(This is for the Slice of Life challenge, hosted by Two Writing Teachers. We write on Tuesdays about the small moments in the larger perspective … or is that the larger perspective in the smaller moments? You write, too.)
For all of July, we in the CLMOOC community were drawing and doodling and sharing. With today’s theme of “exit” now complete, I was trying to figure out how best to grab all of 31 of my doodles together. I’m still hoping to do a collage, but this video version via Animoto will have to do for now. The use of the artistic garden animation theme seemed … appropriate.
Many of the crowd-sourced themes connected to the Write Out project, which is another open learning adventure that took place the last few weeks.
I used the Paper app on my iPad for my doodles, and making art is always tricky for me. Writing is so much easier. Words flow faster than visual ideas. These pieces were all done with fingers, not stylus. Sort of like finger-painting. So, some of these doodles I made I like a lot and some, not so much.
What I appreciated most was the call and invitation to doodle in a networked community, and to share with others, and to see how my friends took the same idea in different directions.
Peace (on the tip of the pen),
We’re wrapping up the summer portion of Write Out, after two full weeks of activity and sharing an open learning network. You can read the last newsletter — which has suggestions for video reflections via Flipgrid and a LRNG Playlist to continue the work of making connections into the school year — and the hope is that teachers find park rangers, and park rangers find teachers.
And that these partnerships help students find places beyond their schools and classrooms to become inspired to write about the world.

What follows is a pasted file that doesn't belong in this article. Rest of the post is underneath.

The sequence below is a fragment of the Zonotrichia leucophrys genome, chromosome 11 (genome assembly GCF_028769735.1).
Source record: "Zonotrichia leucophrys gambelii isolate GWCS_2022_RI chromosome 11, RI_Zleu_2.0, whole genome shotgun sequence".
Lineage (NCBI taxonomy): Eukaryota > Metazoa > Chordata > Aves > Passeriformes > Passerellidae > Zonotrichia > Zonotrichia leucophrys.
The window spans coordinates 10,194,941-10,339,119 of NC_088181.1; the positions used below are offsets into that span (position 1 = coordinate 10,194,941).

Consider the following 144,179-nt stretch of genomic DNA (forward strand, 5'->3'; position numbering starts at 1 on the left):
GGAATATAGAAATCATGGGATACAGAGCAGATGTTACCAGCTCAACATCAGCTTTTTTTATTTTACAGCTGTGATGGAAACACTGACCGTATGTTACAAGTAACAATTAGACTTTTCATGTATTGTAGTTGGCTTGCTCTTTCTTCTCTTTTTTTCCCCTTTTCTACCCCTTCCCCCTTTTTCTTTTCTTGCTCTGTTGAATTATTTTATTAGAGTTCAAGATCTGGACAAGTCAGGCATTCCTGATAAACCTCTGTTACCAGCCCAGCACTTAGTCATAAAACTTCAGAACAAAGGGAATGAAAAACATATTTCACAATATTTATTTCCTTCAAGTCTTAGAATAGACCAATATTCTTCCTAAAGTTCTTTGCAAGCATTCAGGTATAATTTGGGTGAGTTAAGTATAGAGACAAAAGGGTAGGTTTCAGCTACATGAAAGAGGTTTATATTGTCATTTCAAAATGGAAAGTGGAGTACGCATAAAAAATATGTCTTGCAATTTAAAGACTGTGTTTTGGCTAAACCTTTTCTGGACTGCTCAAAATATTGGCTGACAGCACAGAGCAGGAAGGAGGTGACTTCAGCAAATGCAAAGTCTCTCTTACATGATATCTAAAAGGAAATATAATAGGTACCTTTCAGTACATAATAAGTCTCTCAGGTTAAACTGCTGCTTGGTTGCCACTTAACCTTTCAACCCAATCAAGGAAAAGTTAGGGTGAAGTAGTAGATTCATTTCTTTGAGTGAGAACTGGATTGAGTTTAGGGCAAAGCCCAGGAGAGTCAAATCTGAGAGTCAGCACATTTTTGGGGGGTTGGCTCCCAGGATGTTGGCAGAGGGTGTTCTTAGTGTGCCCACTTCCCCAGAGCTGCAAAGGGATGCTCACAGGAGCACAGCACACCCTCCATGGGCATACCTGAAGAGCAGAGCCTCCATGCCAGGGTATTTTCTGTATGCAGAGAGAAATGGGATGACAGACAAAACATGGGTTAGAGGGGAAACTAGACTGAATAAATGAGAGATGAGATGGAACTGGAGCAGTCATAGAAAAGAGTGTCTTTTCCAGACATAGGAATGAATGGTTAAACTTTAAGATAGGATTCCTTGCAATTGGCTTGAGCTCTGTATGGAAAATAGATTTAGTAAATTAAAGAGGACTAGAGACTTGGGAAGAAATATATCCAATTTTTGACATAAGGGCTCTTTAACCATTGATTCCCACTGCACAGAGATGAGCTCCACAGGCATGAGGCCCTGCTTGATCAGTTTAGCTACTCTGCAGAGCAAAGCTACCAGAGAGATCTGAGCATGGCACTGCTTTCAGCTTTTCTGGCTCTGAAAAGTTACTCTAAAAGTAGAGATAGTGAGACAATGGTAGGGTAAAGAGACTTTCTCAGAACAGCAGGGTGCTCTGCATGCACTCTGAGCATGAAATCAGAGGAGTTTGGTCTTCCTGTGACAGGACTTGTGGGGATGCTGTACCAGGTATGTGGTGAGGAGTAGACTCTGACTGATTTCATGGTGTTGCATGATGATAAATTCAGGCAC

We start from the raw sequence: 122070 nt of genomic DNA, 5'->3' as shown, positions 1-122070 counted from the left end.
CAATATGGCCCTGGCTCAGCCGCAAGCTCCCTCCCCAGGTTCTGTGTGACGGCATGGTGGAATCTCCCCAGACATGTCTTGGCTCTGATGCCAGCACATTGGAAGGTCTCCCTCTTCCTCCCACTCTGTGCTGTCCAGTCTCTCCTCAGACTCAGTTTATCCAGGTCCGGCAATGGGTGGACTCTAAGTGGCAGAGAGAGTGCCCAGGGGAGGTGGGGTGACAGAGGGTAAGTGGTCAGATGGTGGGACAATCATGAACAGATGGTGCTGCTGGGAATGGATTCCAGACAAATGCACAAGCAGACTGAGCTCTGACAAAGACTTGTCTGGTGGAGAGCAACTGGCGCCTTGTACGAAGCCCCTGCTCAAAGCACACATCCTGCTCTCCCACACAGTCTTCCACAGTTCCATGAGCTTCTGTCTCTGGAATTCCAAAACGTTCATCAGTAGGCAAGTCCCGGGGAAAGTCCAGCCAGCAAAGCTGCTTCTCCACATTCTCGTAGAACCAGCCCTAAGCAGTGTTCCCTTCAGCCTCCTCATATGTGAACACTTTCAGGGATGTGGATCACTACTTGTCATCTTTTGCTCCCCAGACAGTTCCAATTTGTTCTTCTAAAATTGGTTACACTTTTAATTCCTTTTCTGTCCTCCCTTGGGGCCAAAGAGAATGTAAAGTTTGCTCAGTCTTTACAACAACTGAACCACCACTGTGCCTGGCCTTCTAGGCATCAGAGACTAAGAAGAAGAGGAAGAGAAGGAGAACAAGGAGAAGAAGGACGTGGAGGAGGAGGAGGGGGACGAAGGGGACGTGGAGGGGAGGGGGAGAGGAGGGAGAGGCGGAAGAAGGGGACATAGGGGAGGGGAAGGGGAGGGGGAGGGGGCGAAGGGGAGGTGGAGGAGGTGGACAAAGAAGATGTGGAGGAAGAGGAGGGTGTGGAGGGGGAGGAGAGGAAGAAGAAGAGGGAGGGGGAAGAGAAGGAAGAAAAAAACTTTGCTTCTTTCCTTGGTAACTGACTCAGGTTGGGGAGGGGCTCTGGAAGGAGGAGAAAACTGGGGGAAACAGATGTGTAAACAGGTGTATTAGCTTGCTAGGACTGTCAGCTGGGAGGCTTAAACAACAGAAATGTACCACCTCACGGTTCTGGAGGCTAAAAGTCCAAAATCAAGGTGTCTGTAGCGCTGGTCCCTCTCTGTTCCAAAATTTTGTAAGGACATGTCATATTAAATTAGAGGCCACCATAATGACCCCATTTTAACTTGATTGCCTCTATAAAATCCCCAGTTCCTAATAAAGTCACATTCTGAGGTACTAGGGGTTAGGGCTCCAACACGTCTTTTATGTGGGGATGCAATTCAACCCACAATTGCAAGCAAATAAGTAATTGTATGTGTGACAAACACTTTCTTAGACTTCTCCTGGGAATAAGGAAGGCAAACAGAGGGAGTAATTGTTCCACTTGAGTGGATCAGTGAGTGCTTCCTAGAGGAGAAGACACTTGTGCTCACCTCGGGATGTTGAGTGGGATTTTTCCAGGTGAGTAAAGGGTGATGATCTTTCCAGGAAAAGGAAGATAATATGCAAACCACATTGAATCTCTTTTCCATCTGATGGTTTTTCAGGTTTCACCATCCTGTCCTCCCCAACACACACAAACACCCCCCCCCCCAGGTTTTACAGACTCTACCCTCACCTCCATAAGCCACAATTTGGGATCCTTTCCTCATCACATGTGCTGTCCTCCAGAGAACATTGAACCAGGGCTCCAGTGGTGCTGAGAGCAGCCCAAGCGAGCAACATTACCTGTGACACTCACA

As the band, Semisonic, reminds us: Every new beginning starts from some other beginning’s end.
Peace (start at the end),
This is a bit of time-warp sharing, I guess. Although the two-week Write Out project formally is coming to a close this weekend, this writing camp project at our local National Park Service site — the Springfield Armory — happened just before Write Out started. But I finally got a video together to share out as we sorted out media permissions of students. Write Out is a partnership from National Writing Project and the National Park Service to connect educators to park spaces for place-based writing activities.
Our free summer camp — Minds Made for Stories — was aimed at middle school students from a social justice middle school in Springfield, Massachusetts. Funding for the camp came from Mass Humanities. Coordination of the camp involves the Western Massachusetts Writing Project, the Armory, the school system and the Veterans Education Project.
A component of this project is a series of Professional Development sessions that I facilitated with the Springfield teachers, who then helped run the camp. We are planning more PD at the Armory for the Fall as well, thanks to a grant from the National Writing Project.
We had nearly 20 students for a full week, at the Springfield Armory itself, exploring primary source material, using the museum itself as our “text,” welcoming visitors to the program to talk about women’s roles during WW2 and the Double V campaign for civil rights as well as a soldier’s life in the Civil War, and lots of different kinds of writing.